Facebook is "dead and buried" to young people, who are deserting the site in droves to avoid watchful parents, in favour of simpler social networks, according to new research.
Teenagers are gravitating towards mobile-first apps such as WhatsApp, Twitter or Snapchat because they are much easier to use, according to the Global Social Media Impact Study.
Professor Daniel Miller, who worked on the reseach funded by the European Union, said: "What we've learnt from working with 16- to 18-year-olds in the UK is that Facebook is not just on the slide, it is basically dead and buried."
Miller said they were logging off Facebook to avoid using the same site as their families and to regain some privacy. They were switching to sites such as Superchat, which leaves no permanent record.
Miller, one of a team of eight ethnographic researchers at University College London, found young people's use of social media varied across different sites.
"In my school research, the closest friends are connected to each other via Snapchat, WhatsApp is used to communicate with quite close friends, and Twitter the wider friends. Instagram can include strangers and is used a little differently," Miller said.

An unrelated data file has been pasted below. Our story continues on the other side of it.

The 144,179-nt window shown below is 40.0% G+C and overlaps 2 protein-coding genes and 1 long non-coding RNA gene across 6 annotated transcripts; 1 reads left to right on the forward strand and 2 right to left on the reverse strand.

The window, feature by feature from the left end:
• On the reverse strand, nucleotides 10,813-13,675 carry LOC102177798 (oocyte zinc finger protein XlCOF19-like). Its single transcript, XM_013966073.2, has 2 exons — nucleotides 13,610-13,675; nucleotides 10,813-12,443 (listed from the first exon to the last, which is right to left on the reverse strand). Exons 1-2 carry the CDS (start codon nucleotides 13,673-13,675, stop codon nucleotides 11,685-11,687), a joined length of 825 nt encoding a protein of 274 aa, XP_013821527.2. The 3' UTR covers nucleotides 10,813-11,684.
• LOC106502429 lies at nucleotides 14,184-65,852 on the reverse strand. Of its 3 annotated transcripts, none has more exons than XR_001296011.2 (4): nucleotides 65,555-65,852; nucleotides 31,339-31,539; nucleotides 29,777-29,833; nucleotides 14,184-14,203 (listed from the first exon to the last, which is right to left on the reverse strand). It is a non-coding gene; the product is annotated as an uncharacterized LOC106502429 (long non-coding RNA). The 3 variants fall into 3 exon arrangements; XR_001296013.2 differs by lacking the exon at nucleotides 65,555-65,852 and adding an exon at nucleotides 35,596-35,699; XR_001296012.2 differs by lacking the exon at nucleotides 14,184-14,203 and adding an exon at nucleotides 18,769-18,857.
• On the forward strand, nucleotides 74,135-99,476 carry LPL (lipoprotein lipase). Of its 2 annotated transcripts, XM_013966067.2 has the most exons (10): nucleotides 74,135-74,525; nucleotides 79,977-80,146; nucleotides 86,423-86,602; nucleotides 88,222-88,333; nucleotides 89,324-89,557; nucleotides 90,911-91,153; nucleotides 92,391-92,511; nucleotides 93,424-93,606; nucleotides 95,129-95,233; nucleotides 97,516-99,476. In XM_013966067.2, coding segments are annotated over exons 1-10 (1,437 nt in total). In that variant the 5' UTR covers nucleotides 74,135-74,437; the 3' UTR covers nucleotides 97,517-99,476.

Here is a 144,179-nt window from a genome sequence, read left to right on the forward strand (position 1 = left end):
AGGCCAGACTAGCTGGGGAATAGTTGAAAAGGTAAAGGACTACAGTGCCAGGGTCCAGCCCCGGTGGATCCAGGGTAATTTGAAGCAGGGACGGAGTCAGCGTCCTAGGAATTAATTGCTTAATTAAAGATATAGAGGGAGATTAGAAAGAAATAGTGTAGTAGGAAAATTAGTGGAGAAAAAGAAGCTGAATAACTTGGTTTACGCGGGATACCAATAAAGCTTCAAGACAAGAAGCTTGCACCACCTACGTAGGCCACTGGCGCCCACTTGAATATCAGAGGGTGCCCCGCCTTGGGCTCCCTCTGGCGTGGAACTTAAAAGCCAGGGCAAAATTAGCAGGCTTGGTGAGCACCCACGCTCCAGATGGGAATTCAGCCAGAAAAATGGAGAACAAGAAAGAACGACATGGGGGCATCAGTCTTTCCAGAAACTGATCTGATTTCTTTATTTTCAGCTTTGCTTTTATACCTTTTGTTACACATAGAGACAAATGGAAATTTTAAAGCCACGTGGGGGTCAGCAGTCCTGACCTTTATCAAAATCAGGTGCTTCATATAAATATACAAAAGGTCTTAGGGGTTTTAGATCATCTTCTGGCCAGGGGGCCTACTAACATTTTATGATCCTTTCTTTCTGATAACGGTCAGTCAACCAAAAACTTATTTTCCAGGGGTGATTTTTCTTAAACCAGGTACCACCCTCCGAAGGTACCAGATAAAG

"Facebook, on the other hand, has become the link with older family, or even older siblings who have gone to university."
He added few schoolchildren would go as far as to close their accounts but were using it mainly to keep in touch with older family members.
"I don't expect Facebook to necessarily disappear altogether, but I think it's finished for the young in the UK."
Professor Miller and his team worked on the EU-funded study in seven countries including Brazil, China, India and the UK to examine social media trends. They examined topics including how people connect via the internet, variations in social media use regionally and what contribution social media has made to political developments such as the Arab Spring uprisings.